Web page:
CEO of Yuen Foong Yu Biotech Co., Ltd. that owns Mountain and Sea House, Stephanie Ho expresses that the organisation has always believed that sustainability can be integrated with the restaurant business, and hopes that through their efforts, they are able to present the beauty of Taiwan’s sustainable agriculture, seasonal produce and terroir and present it in an exquisite way through the artisanal, traditional Taiwanese cuisine at Mountain and Sea House.

In Mountain and Sea House’s “Vegetable Garden” (Steamed Seasonal Vegetable Platter), the vegetables vary, depending on the season. (Photo by Mountain and Sea House)
In Mountain and Sea House’s “Vegetable Garden” (Steamed Seasonal Vegetable Platter), the vegetables vary, depending on the season. (Photo by Mountain and Sea House)

Of course, making the ingredients the star of the show and insisting on only using the season’s best will always bring a certain level of challenge to designing a restaurant menu.

Now in its seventh year, the challenge is to continually create new surprises with the same seasonal ingredients, while at the same time having to constantly tweak the menu depending on the availability of these naturally grown produce, explains the chef. For example, a platter of steamed seasonal vegetables may feature dragon fruit flowers and bamboo shoots in the summer, but these become cabbage and winter melon during the winter months.

The grilled chicken at Mountain and Sea House uses only hens that weigh more than 2kg to achieve the best fat-to-meat ratio. (Photo by Mountain and Sea House)
The grilled chicken at Mountain and Sea House uses only hens that weigh more than 2kg to achieve the best fat-to-meat ratio. (Photo by Mountain and Sea House)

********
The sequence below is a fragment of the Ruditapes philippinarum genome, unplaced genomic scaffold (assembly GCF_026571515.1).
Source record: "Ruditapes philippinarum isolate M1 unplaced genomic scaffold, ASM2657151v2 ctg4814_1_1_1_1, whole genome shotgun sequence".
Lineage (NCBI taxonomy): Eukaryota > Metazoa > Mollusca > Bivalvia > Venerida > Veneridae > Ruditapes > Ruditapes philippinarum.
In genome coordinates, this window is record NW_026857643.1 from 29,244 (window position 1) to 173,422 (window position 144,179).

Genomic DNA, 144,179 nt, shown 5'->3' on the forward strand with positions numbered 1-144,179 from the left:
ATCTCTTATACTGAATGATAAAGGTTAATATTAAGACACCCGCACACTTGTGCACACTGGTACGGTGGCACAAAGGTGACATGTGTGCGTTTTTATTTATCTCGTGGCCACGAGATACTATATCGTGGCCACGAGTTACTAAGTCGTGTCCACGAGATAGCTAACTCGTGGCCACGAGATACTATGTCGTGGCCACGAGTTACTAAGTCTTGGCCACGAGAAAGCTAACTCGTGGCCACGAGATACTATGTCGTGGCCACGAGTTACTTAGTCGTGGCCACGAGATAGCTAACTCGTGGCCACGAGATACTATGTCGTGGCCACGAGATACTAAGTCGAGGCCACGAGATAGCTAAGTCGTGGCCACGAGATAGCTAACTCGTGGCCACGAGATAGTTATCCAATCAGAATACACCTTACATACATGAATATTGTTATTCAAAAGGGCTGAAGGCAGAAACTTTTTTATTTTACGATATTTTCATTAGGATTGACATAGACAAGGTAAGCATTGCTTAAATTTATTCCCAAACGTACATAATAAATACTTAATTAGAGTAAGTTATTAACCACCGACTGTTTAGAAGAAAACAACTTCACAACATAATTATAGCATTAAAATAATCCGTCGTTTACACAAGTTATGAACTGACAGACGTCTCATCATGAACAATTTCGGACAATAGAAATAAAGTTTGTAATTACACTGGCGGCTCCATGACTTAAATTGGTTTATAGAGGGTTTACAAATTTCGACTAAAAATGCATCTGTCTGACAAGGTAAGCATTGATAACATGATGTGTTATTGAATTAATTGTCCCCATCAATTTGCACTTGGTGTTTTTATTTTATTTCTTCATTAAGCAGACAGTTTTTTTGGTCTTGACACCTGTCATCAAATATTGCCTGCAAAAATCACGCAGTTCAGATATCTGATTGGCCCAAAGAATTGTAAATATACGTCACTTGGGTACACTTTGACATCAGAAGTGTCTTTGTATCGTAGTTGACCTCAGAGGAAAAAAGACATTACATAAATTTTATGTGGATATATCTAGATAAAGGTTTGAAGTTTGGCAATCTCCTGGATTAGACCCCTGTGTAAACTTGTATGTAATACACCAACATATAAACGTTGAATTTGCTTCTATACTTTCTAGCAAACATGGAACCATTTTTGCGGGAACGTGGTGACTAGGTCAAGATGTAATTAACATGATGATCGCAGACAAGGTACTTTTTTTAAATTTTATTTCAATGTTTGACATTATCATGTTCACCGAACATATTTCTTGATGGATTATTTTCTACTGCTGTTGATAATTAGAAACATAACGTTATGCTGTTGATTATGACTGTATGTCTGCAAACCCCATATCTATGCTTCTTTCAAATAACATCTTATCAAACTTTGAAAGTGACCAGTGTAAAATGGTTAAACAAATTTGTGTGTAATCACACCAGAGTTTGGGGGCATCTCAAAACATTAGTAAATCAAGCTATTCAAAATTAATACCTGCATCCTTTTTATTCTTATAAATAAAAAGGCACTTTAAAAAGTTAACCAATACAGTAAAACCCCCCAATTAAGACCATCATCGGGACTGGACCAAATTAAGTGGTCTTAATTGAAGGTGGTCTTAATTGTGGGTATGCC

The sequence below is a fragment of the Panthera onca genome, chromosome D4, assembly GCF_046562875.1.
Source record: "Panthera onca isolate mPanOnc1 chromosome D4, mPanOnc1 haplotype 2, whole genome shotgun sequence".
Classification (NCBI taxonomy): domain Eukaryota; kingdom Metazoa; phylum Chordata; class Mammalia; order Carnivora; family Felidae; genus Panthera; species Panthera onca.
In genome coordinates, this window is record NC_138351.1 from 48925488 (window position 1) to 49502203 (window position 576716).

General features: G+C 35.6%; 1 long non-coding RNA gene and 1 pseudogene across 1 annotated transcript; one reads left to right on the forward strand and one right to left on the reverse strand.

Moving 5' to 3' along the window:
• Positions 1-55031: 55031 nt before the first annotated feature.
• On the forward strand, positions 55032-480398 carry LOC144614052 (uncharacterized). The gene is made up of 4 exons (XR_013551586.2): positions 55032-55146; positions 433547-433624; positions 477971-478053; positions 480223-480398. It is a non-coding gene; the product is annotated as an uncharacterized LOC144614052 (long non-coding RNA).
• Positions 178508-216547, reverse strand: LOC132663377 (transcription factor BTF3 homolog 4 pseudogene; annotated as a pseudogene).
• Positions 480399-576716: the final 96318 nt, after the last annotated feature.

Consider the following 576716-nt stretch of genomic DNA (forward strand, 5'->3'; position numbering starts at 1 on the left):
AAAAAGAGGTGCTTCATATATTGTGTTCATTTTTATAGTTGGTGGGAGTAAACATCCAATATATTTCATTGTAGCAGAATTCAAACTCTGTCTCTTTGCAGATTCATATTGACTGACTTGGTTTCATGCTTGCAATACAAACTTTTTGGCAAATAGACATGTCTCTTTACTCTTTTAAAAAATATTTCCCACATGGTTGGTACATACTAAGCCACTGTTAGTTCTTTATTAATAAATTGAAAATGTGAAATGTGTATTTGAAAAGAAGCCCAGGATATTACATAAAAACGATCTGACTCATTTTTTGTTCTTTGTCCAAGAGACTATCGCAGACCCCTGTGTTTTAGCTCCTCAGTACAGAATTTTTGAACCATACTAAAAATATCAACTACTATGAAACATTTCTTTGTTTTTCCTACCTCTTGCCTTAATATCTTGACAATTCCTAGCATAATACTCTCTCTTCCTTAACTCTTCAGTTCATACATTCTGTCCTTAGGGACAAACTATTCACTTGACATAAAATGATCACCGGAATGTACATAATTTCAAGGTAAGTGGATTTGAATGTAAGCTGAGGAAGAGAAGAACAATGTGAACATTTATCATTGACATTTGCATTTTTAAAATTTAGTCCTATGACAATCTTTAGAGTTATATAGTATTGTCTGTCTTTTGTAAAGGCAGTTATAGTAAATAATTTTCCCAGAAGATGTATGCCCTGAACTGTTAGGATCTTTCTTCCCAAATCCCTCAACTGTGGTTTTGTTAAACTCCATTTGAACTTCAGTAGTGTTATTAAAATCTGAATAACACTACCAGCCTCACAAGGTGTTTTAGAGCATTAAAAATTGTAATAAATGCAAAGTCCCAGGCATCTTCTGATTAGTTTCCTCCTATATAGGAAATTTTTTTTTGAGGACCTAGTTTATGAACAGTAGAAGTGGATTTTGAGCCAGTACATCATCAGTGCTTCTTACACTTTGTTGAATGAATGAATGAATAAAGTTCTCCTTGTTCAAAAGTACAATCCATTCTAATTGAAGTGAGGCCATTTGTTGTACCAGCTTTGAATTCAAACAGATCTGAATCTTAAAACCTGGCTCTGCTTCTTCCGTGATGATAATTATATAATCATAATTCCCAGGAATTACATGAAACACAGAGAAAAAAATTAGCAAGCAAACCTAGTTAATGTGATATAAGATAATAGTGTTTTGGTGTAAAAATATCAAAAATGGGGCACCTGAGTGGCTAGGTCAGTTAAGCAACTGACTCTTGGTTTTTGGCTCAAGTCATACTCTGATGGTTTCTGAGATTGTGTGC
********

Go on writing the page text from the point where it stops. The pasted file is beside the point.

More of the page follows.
He is also particular about the size of the hens used in a traditional recipe for grilled chicken — they should weigh more than 2kg to achieve the best fat-to-meat ratio, a specification not easy to achieve for the farmers who have to take special care of the chickens’ growth rates.

Mountain and Sea House’s take-away boxes retain its attention to sustainability by using packaging materials that are environmentally friendly. (Photo by Mountain and Sea House)
Mountain and Sea House’s take-away boxes retain its attention to sustainability by using packaging materials that are environmentally friendly. (Photo by Mountain and Sea House)

When the restaurant launched its take-out meals, it carried over its attention to sustainability in its packaging materials by using as little packaging as possible and making use of reusable wooden boxes and fabric wrapping. "We will continue to think about how to implement more of such eco-friendly practices in the future, whether it is for dining-in or for take-out,” Ho says.

YANG MING SPRING (SHILIN)
MICHELIN Plate & MICHELIN Green Star
MICHELIN Guide Taipei & Taichung 2021

A fated conversation at a tea ceremony led the founder of Yangming Spring (Shilin) Chen Chien-Hung to the start of his vegetarian journey. Not only did he change his own lifestyle, he went and opened Yangming Spring (Shilin) in Yangmingshan, a restaurant that offered dishes very different from other vegetarian restaurants in the market at that time. "I wanted to apply what I learned over the years to highlight and enhance the taste of various produce so that people could truly taste the natural deliciousness of vegetables," he explained in his autobiography.

Chen Chien-Hung, the founder of Yangming Spring (Shilin), devoted himself to vegetarianism 14 years ago. (Photo by Yangming Spring (Shilin))
Chen Chien-Hung, the founder of Yangming Spring (Shilin), devoted himself to vegetarianism 14 years ago. (Photo by Yangming Spring (Shilin))